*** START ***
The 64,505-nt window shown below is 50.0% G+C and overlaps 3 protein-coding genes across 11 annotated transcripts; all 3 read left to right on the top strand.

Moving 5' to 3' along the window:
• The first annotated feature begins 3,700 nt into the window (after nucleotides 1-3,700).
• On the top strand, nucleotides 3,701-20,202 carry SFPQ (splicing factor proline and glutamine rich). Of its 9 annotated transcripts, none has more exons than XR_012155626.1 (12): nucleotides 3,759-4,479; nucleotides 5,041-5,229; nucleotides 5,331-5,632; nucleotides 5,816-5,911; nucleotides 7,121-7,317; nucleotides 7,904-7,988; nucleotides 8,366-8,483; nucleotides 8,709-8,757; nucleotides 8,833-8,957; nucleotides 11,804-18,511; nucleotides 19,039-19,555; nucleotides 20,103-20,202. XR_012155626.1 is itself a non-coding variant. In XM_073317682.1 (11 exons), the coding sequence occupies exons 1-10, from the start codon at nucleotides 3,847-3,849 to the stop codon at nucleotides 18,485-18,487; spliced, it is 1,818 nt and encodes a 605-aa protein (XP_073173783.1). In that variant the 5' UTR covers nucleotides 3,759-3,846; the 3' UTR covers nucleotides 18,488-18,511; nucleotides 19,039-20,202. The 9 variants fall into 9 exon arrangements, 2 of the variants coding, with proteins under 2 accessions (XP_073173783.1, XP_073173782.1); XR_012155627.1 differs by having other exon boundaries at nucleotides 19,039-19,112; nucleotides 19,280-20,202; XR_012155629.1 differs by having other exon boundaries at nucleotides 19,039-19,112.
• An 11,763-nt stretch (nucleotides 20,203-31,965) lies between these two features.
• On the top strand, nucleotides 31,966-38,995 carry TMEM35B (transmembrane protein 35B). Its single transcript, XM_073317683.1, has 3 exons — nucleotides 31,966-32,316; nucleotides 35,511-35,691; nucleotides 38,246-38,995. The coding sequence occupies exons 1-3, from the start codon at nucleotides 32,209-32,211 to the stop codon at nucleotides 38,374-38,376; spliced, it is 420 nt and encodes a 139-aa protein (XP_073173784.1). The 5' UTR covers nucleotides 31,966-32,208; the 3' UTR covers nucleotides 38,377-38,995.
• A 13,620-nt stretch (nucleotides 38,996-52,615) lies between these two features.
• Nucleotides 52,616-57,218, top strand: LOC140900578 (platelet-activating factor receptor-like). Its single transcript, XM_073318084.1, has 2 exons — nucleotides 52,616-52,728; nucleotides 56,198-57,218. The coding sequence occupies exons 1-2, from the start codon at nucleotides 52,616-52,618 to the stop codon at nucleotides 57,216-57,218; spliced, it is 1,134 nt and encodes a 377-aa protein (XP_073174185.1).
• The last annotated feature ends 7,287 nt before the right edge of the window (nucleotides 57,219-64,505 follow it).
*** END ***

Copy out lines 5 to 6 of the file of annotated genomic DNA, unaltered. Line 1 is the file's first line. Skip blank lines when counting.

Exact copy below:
• An 11,763-nt stretch (nucleotides 20,203-31,965) lies between these two features.
• On the top strand, nucleotides 31,966-38,995 carry TMEM35B (transmembrane protein 35B). Its single transcript, XM_073317683.1, has 3 exons — nucleotides 31,966-32,316; nucleotides 35,511-35,691; nucleotides 38,246-38,995. The coding sequence occupies exons 1-3, from the start codon at nucleotides 32,209-32,211 to the stop codon at nucleotides 38,374-38,376; spliced, it is 420 nt and encodes a 139-aa protein (XP_073173784.1). The 5' UTR covers nucleotides 31,966-32,208; the 3' UTR covers nucleotides 38,377-38,995.